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DAILY INTER MOUNTAIN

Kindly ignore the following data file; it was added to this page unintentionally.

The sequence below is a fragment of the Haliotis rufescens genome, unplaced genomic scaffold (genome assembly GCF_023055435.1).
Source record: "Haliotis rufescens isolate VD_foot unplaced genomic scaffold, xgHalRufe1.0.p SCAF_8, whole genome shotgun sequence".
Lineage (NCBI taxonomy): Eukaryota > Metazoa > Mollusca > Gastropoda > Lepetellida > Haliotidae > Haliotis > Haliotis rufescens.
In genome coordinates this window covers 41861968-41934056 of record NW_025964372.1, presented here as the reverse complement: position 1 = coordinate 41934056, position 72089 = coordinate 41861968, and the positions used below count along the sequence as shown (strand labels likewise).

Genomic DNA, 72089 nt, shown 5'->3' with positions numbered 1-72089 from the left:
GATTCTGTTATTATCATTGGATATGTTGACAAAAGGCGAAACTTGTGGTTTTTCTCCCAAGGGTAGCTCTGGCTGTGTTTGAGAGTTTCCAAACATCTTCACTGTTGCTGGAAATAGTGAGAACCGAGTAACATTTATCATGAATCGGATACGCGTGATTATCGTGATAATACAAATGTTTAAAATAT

isued Evte E iagE, E.oept Sunday. INTER MOUNTAIN PUBLISHING CO. Address all mall to Inter Mountain Publishing Company. s6 West Granite Street, Butte, Mont. Dlicial Paper of Silver Bow County and City of Butte. SUBSCRIPTION RATES: Per year, by mail, in advance........ $?.0So By carrier, per month.............. .75 TELEPHONE NUMBERS: Editorial Rooms ...........48-(3 rings) Business Office............428-(r ring) The Butte Inter Mountain bas branch effces at Anaconda, Missoula, Bozeman and Livingston, where subscription and ad vertising rates will be furnished upon ap plication. The Inter Mountain can be found at the following out-of-town news stands: Eastern News Company. Seattle, Wash. Shanks & Smith, hotel Northern, Seattle, Wash. Salt Lake -News Stand, Salt Lake, Utah. Twenty-fourth Street News Stand, Portlal.j Hotel, Portland, Ore. PostoHfce News Stand, Chicago, Ill. REPFBLICAN STATE TICKET. Sor Associate Justice W. L IHOLL.O\VAY of Ga:latin County. For Member of Congress JOSEPH M. DIXON oc Missoula County. REPUBLICAN COUNTY TICKET. State Senator hLALCOLM GILLIS. Representatives RICHARD J. OA I ES. JOHN W. MASTERSON. GUS J. STROMME. WILLIAM EDDY. CARROLL G. DOLMAN. JOSEPH CORBY. C. N. DAVIDSON. M. E. LE BLANC. CYRUS RETALI.ACK. HARRY BLUMKIN. KENNETH J. McRAE. R. STANAWAY. bistrict Judge J. S. S!IROPSHIRE, Sheriff.- FRED H. KOHL. Co'inty Attorney.. JOHN R. GRICE. County Treasurcr- J. V. LONG. County Assessor I. S1 RASI3URGER. County Clerk A. E. W\IIIPPS. County Auditor R. G. H USTON. County Supcrintendcnt of Public Ihltruc tion MISS ROSE A. BLAKB Col :er-JAsiES TACHELI, Public Administrator- J. CIIAUVIN. SILVER BOW TOWNSHIP. Justices of Peace C. J. STEVENSON. J. S. SIIANLANKER. Constables JOHN SHEA, THOMAS M'CRIMMON. SOUTH BUTTE. Justices of Peace GEORGE II. CHAPMA.\, WALTER CARNS. Cn nstables R. T. OGLE. AR THUR H. GILLETT. WALKERVILLE. Jr: "ces of the Peace E. H. COLDEN, ARCIIIE LEWis. Constables ED. BROCUGIITON. WIILLIAM MILLETTE. MEADL...VILLE. Justices of the Peace GEORGE DANz.ER JUDGE MILLER. Constables RUBE I.ANYON, WILLIAM WILLIAMS. GERMAN IO',VNSHIP. Iust..e of the Fetrcec MILO FRENCH. Constable AMOS KNAPP. MOND)AY, NOVEMBER 3, 1902. DON'T VOTE TO TIE UP THE TOWN. A vote for the Heinze ticket tomorrow will be a vote to tie up the town. Busi ness interests are not enjoying that de gree of prosperity in Butte that they iave done in the past, and one of the reasons Is found in the curtailed registration which is more than 2,500 less than two years ago. For the most part this les sened registration is in the wards where miners reside. , It is a result growing out of a war of litigation that has closed mines and reduced the force in smelters. This curtailment of labor has of neces sity been carried into other parts of the state to a corresponding degree. Work in the lumber camps and in every allied industry has necessarily been slackened. But in Butte and Silver Bow county the worst results are seen, They are ap parent in the one thousand empty houses in this city and in the two hundred and more in Walkerville and Centerville. This is the work of Mr. Heinze the self-styled "savior of labor." A vote for the Heinze sell-out ticket tomorrow will be a vote to close more mines and increase the number of empty houses in this camp. IT WILL BE A VOTE TO TIE UP THE TOWN. For the Good of Montana. By the time the next regular edition of the Inter Mountain is from the press the votes that will determine the result of the campaign will be in the ballot' boxes. It has been an extraordinary campaign, especially in Silver Bow county. Mr, Ileinze and his newspapers, particularly his campaign sheet in this city, have resorted to methods that would shame any state or community. It is almost the universal verdict that hie has damaged the cause for which he has been striving. So far as the Inter Mountain is concerned it has presented and discussed the issues fully and frankly and in a manner which leaves it no regret. No line has been pencnd that needs either explanation or apology. s With the issues before the people, there is no reasonable doult that the electors of the slate will declare for the republican ticket. That ticket stands for the best interests of all the people. One of the most important matters which the citizens of this contly have to consider is whether they will indorse by their votes the contention of Mr. Ilcinze that the legislature shall be turned over to' his control and the judicial situation in the coutty reccive the approval of the people. It is inconccivable that this will be done. The judiciary of Silver hlou (counliy has Ibeen a millstone around tIhe neck of Montana. It has been a notice tq outside capital that it can comie here only at the risk of confiscation. It has been showni that the most flagrant "outrages have been perpetrated here ulpon t he rights of property, with a result that law and justice have been made a mock-y. It has cost litigants alt enormous sum of money, Mr. Ileinze included. Every hltsiness interest in lutte and Silver Ilow county have suffered greatly by reason of this. There is scarcely a counlty in the state that has not beet a sufferer to a greater or less degree. No interest has )beenl benefited except that of the lawyers. The total loss to the people tmight lihe computed at many mnillions of dollars. I',uler this systemi of strife and hitterness lhitte has gone' backward as a city ani is likely to c,mtiiine to retrograde iunless the result of the election tomorrow piromises relief. It has Ibeen Mr. ltinze's Ipolicy to hght compting companies in the courts and to protect their ilterests fr ot confiiscation tlhey have beei, forced to meet him in his war of litigation. It has been an mifortunate and an expensive busi ness for laboring men. ()net case alone cost the employes of the listoni & Montana company $3S,,0oo in wages lost. In tiiany othlier cases hundreds of men have been heartl'csly thlrown\ out of work for months at a time 'lhe Amalgamated companies have not sought to interfere with Mr. I iinze in any legitimate mining operation where their own interests have not beeti first assailed and puit in jeopardy. Nor have they any intention to interfere with him in any way. So far as they are concerned lie cani remain in Ilutte and Montana and carry on his own miningl operations as long as lie chooses to do so. ()I tlhe other hand, it has been his lpolice and hiis boast that lie wioul drive the Amial ;gariated companies fronm the state, lie has done everything that lay in his power to accomntplish this. As has been pointed ouit, this ihas been done with fearful loss to thl Iecop'e of this comniunity and the state. * ,. No one can guess the millions of dollars that this policy onf flly and the oun scrupulous methods by which it Ihas been carried ion through the coutrts has kept out "of Montana. To es.timate thihs saiss to tihe mautwealth at $teo,uyo,,oim wouldi not he to, place the ligures too high. The bulk of this has Ibeen kept out of the pocket tif labor. IT IS TIME FOR A CHANGE. THE STIGMA THAT RESTS WITH SUCH CRUSHING WEIGHT UPON THE STATE MUST BE REMOVED. TOMOR ROW IS THE DAY TO DO IT. Under the Banner of Roosevelt. The ine Weste isi for ou sevelt, irrespeclivte ii f, politcris, ai ,t is plain that this fart will yi frcibly indirstd at the polls tomotrrow in all of the Wiestern states in fti( (' lion. Never has a natio,;l ('ec.utiver' si complletely annihilated party lines as ,.se)v\' lt. i la d in all partis of the colntrt amenl are rallying to his support, as etidenrd by the rg;:manization of the "loo,.ctlt deto,':atst" antd stlt l;r parties. This coniition will r,t.ult in the election of many repuhlic:ua congressmen to .nort,,w, \whllo will b sent to \\Washington for the purl o.e of assistin:g President lRuos'velt carry tut his party's wis. pulicecs. It is saf., therefore, to predict that t soime Ielanlcholy surlpri.es a\wait the democrats of the clntrllll y ; as the re;.tlt ofi to itiorrow's e'ectioni, s. In this state thie oppul :,ition is already eumccdling the election of the lioni. J. t I. lDiixn by the republlicans, anid lmanly democratis have expressed a desire to see himn successful, for they are heartily in symplathy with tIle work of President Roscevelt, anld Mr. Dixon will give to the adminiistration his earnest supplort. It is recognized that the tariff must lie maintained, fotr Montaia's many iin terCsts demCtaliI its retentiot, and tlhe tlecitoin of any other than Di)ion woIl lie t ini direct opplosition to our vast wool interests. ()ne republican vote in congress traitn Montana at this time will be greatly aplpreciated in Washlington, and will be substantially recogiized when the timeI colies Iiy valu:able t gislation favoring the T'Ireasure state, t The duty of tIhe pCoile of Moiitamia is Iu'ain. let thie dlcct ])ixon and a rlepublican legislature inow, andl in two )years ihenlce they \\ill lie sure to send a re- a pululicani United States senator to \\'ashlington. Then this state will ie utce more in safe waters, rescued from tlhe breakers of demiocracy, and serenely sailing for ward t i lpeace iul prosl)crity, wealth and thie well-Ileing of every citiizen. @heerlnq News For Republicans. Foriccasts of tomi,rrow's election from our ncighblioring states are gratifying aid will act as an incentive to Montana rcltublicans to take olf their coats early and F work for party sutccess as they have nlever worked blcefre. Front Idaho coniies the wurd that a rel)tblicani congres.slmaln \sill surely be elected, as the people of that state rccognize tlhe necessity of protecting their interests against tariLf linkiikcriniig, whliichli has beeni thlrcatcncld. L'tahl andl Nevada also Ipromise to get in line \with progress andl pro spIerity, for it is conctdei in every ciinnionwiealth of the \Vest that nowY is the olitiorttnity of our lpeople to mnake a stand for the ailvancelocnt of thleir country. \We mnust all c juin hlands if we would secure the future againiist the want anid disaster of which we have tasted too miuchl in days giole biy whenl the decocr:ats were at the whecel. Everywhere in thIe \West the reipublicanls have dotlne yeonalln work in the canm paign just closing, ant d it is sale to forecast a victory so delccisive that it will long lie reiembercd in the annals of our history. It is now only a question of majoriics, and let the peoplle roll ulI such a big imajority in favor of pirotcctioni anid adlace- i man to \Washlingtuon, and MonitaIna, not being )chini the rest, will send the lion. J. country's prosperity again. Evcry \Wcstcrn state should, aniid undoubtedly will, se.nd a repntblican congress nian to \\'ashingtoun and Montana, not being lichlind the rest, wil send the Ilon. J. MI. D)ixon. The Amalgamated companies employ upwards of 15,000 men in their mines, smelters, lumber and coal camps in Mon tana. It is the wish and it is to the Interests of these companies that their laboring men shall be steadily employed at the highest possible wages with an eight-hour day's work. To this policy they are irrevocably committed. To ald them in carrying out this policy vote down the sell-out ticket of Mr. Heinze. Has any laboring man or business man of Butte or Silver Bow county a written contract with Mr. Heinze, wit nessed before a notary, to share w'th him in any swag he may get In the event that his sell-out game shall suooeed? If he hasn't, where will he be in the event of a sell-out? VOTE THE REPUBLICAN TICKET. LET CAPITAL COME IN. None will deny that the development of Montana has been seriopsly delayed by the attacks which have been made upon outside capital that has sought investment here, The state manifestly should open its doors to the people and capital of other sections, and by every means insure new-comers that here they can safely in vest their money without fear of political buccaneering leading up to legal confisca tion. Such conditions do not exist under the present democratic regime, and there is no reasotn to believe that a continuance of that party in power would ever bring about a change. The record of the republican party on all mailters affecting the public interests is clear and praiseworthy. The people of Montanal shoual encourage the development of minies, the cultivation of fields and the stocking of the ranges. The only way in which their sincere intentions can be ex pressed will be by electing the republican ticket friom top to bottom in all parts of the tate. This sugge ti(on is addressed to the in telligence of the electors of Montana, be cause of the fact that the republican party Ias contilcnce in them as ICmen of reason IIho will inot be swayed by ilmaudliln en treaties oa personal lines. It remains for the discerninag citizens of Montana to assert their convictions at the polls tomnor row, and the Inter Mountain firmly bc licves that they will give their stamp of approval to the republican ticket. VOTE THE REPUBLICAN TICKET. SOME HEINZE SYMPATHIZERS AR= TRYING TO IMPRESS PEOPLE THAT IT IS GOOD FOR THE TOWN AND GOOD FOR LABOR THAT THE FIGHT AND WAR AGAINST THE AMALGA MATED COMPANIES SHOULD BE KEPT UP. NO MAN SHOULD BE DELUDED BY ANY SUCH IDEA. LET PEOPLE RE FLECT UPON ITS FOLLY BEFORE IT IS TOO LATE. TO KEEP UP TillS FIGHT AND PARTICULARLY TO HOLD UP AND STRENGTHEN THE HAND OF HEINZE IN HIS ASSAULT UPON THZ LARGEST INTEREST OF THIS TOWN IS TO KILL THE TOWN. IT WILL RESULT IN IRREPARABLE INJURY. VOTE THE REPUBLICAN TICKET. THE EIGHT-HOUR LAW. In nothing has Mr. Heinze so signally failed as in his attempt to fool the workingmen of Silver Bow county and the state into the belief that the eight hour law was in the slightest danger. He started his campaign from the court house stops with this falsehood on his lips by the talk of an alleged conference to find a way if possible to declare the law unconstitutional. The utter falsity of this statement was immediately shown. The men at that conference have made it plain that the purpose of it was to arrange for put ting the law into effect instead of in terfering in any way with iLs operation. The Amalgamated companies put the eight-hour act into effect in all their mines before the law itself became op erative. That did not look like any in tention or desire to evade it. Since then the Amalgamated companies have been authoritively committed to eight hours as the maximum day's work in their mines whatever may become of the eight-hour law. Mr. Heinze's ghost story is swept away by a breath. It was a shallow attempt to fool and mislead the workingmen of this camp, and it has fallen as flat as any of the many sense less things he has done. The eight hour law is here to stay and the miners know it. VOTE THE REPUBLICAN TICKET. FIGURES TO REMEMBER TOMORROW The fall figures of the bureau of sta tititis that have just been received from \Vaslhington relating to our exports deal with merchandise that is not, manu factured, such as grain, cotton, petro lcutm, cattle, provisions, etc. Comunodities coming under this classification constitute about .5 per cent of our total foreign trade. Although the averages for i902 are somew\vhat less than they were for the preceding year, the month of Septeni ber shows that there will be an improve. ment in this regard, owing to the heavy exports that are being made in cotton. Our foreign shipments of cotton this year are nearly twice what they were in Sep tenmber of 19oi, being 677,773 bales. Already the agricultural products show an increase approximating $8,ooo,ooo for the month of September, the cotton ex ports alone amounting to $29,930,815. The foreign shipments of breadstuffs are valued at $22,ooo,ooo, showing an increase of $1,500,ooo over zpot. Offsetting the leaves the net gain on agricultural com modities at $8,ooo,0oo as noted above. The heavy cotton shipments always come in the fall and they continue for some time, bringing a great influx of money from abroad, which happily relieves the strain on the Eastern money markets Wvhich are reserves in order to move the heavy crops. This shows the importance of agri cultural pursuits in America. They are one of the mainstays of our great com mercial system. Their returns come at a season of the year when the most good is accomplished by them. Owing to the favorable national legislation of the domi nant party, the farmers of the United States are fortified against the aggres sions of foreign producers and for this reason they have found it to their benefit to give their support to the republican party. The agricultural states to a unit are republican. It is reasonably to be ex pected, therefore, that the agricultural districts of Montana will take their cue from this condition anl assist in rolling up a tremendous majority for the repub lican party at the coming election. VOTE THE REPUBLICAN TICKET. Mr. Heinle i: working a sell-out game. If he sold(put tomorrow, or the next day, or at any future time, how much of the swag would go to the men he has been using and abusing in his interest? He would throw down his expensive judges and lawyers so hard that it would make their teeth rattle. MacGinniss, Burdette O'Connor and all his helpers and heelers would get the back of the hand. Mrs. Brackett would be swept from his pay roll for he would have no pay roll. Sam Martin could whistle for that "debt of honor." Even the Chinese cook would be left chattering and lamenting. IT IS NOT GOOD FOR THE TOWN. Vote a republican ballot tomorrow to fill up the 1,000 vacant houses in Butte. A vote for the Heinze bunco ticket will be a vote to increase the number of vacant houses in Butte, Centerville and Walkerville. Continued litigation will, at the present rate of decreased popula tion, give Butte 2,000 vacant houes two years hence. Miners, contractors, car penters, mascns, painters, workingmen in all branches of trade, will be the severest sufferers. Vote the republican ticket I VOTE THE REPUBLICAN TICKET. Mr. Heinze's campaign of the state was directed against the interests of the republican party. In every county out side of Silver Bow he urged the election of democrats to the legislature. In Butte he has a mongrel ticket of his own and he asks the aid of republicans to elect it. No republican, be he a work ingman or a business man, can afford to allow himself to be led into such a trap. Vote the republican ticket. It is a vote for open mines, high wages and good times for this camp. VOTE THE REPUBLICAN TICKET. Mr. Heinze is the Mad Mullah of Mon tana. He flies the black flag. He stands for disorder, closed mines, empty houses and no work. No citizen can afford to stand with him in such a cause, the meaning and end of which is disas ter, bankruptcy and ruin. VOTE THE REPUBLICAN TICKET. WHAT HAPPENED TWENTY ONE YEARS AGO TODAY? Why Just Read These Extracts From the Files of the Inter Mountain of That Date and Be Made Wise. Archbishop McCabe's pastoral on the "No Rest Manifesto" attracted consider able attention. It is said that the conspiracy in the famous Star Route controversy defrauded the government out of $9,ooo,ooo. The effort of the British government to negotiate a commercial treaty with France has failed. A valuable gold strike was made re cently in the Summnit district in Colorado and it is said that the owners have refused $3,000ooo,ooo for the property. Judge Thomas Bowen of Del Norte, Colo., is the chief owner. It is reported that Postmaster General Jamnes will be succeeded by O. S. Filly of St. Iouis. It is reported that Baron James Roths childs sustained a loss of $8,ooo,ooo on the Bourse during October. The Alice shipped four bars of bullion this morning valued at $6.00ooo. The mine is once more going at full blast. Richards and Grix have been appointea the Butte agents for the American Bible association. The Inter lountain announces a New Year's edition which will be the largest special edition that has ever been issued in the Northwest territory. J. Chauvin has opened a fast freight ser vice between Butte and Silver Bow junm. tion. The first issue of the Montana News made its appearance under the direction of John S. and Harry II. Mills. Alex Tarbell having resigned as super intendent of the Bell mine, John McCon nell has been appointed to succeed him. Messrs. Dickey and Pattison of the Western Union Telegraph company have arrived in Butte and report that before long the greatest mining camp on earth will be connected by wire with the outside world. O, B. O'Bannon, one of the leading re publicans in the territory residing at Deer Lodge, has arrived in :'Butte. VOTE THE REPUBLICAN TICKET. Wood's Pile Suppositories A Certain Cure for Blind, Bleeding, Itch. ing or Protruding PILES "I was troubled with itching piles for ten years," says John M. Atherton, Chicago, Ill. "After trying a dozen or more remedies without success I "nally bought a box of Dr. Wood's Pile Suppositories and obtained relief at Once." For Sale by Newbro Drug Co. Sent postpaid to any address in U. S. Liquor Department The doctors prescribe IRONDE. QUOIT PORT WINE because it is the best port wine for the delicate taste and stomachs of women and in valids. Because its quality and purity make it the best of tonic. Irondequoit Port Wine, 14 years old, quart ... .......$..2S Irondequoit Port Wine, 8 years old, quart ..... .... Loo Irondequoit Port Wine, gallon... 4.oo Newbro Drug Co. Largest Drug House in the State 109 N. Main St., Butte. The Afternoon Paper Of the Great Northwes The Butte Daily Inter Mountain Established Twenty-One Years. Gives to Adver tisers Most For the Money Six tIIlion Collars Spent by the U. P. R. R. Co. In zmproviig what was originally the finest track in the West. RESULT A comparatively straight and level roadbed ballasted with dustless Sher. ruin granite, rendcri,,g possible the hignest rate of speed, together with the greatest degree of safety. The magnitude of the work must be seen to he appreciated. WHAT DOES IT MEAN? Solid comfort, s:curs:ty anu paceas to our patrons. ARE YOU GOING EAST? If so, you cannot afford to go via any other than this ROYAL HIGHWAY. Further information on application personally or by lette: to H. O. WILSON, O. S. L, Butte, Montana. MONTANA UNDERTAKING COMPANY I re sal Directors bxpert Lmbalmers 1105. LAVELL, Prop. Iho.,. Sullivan, Mga. I'i cne 85. t12 E. Park, butt For Light The Cheapest, the Best For Heat The chapest, the most convenient and best. For Cooking Saves labor, saves money and food. Gas Office 200 North Main Street New Books Capt. Macklin, Donovan Pasha, Ship *f Dream, Stillman Gott, Temporal ;Power, Castle Craney Crow, Out of the West, Speckled Birds and many others, .I'so all kinds of stationery. EVANS' BOOK STORE 114 N. MAIN ST.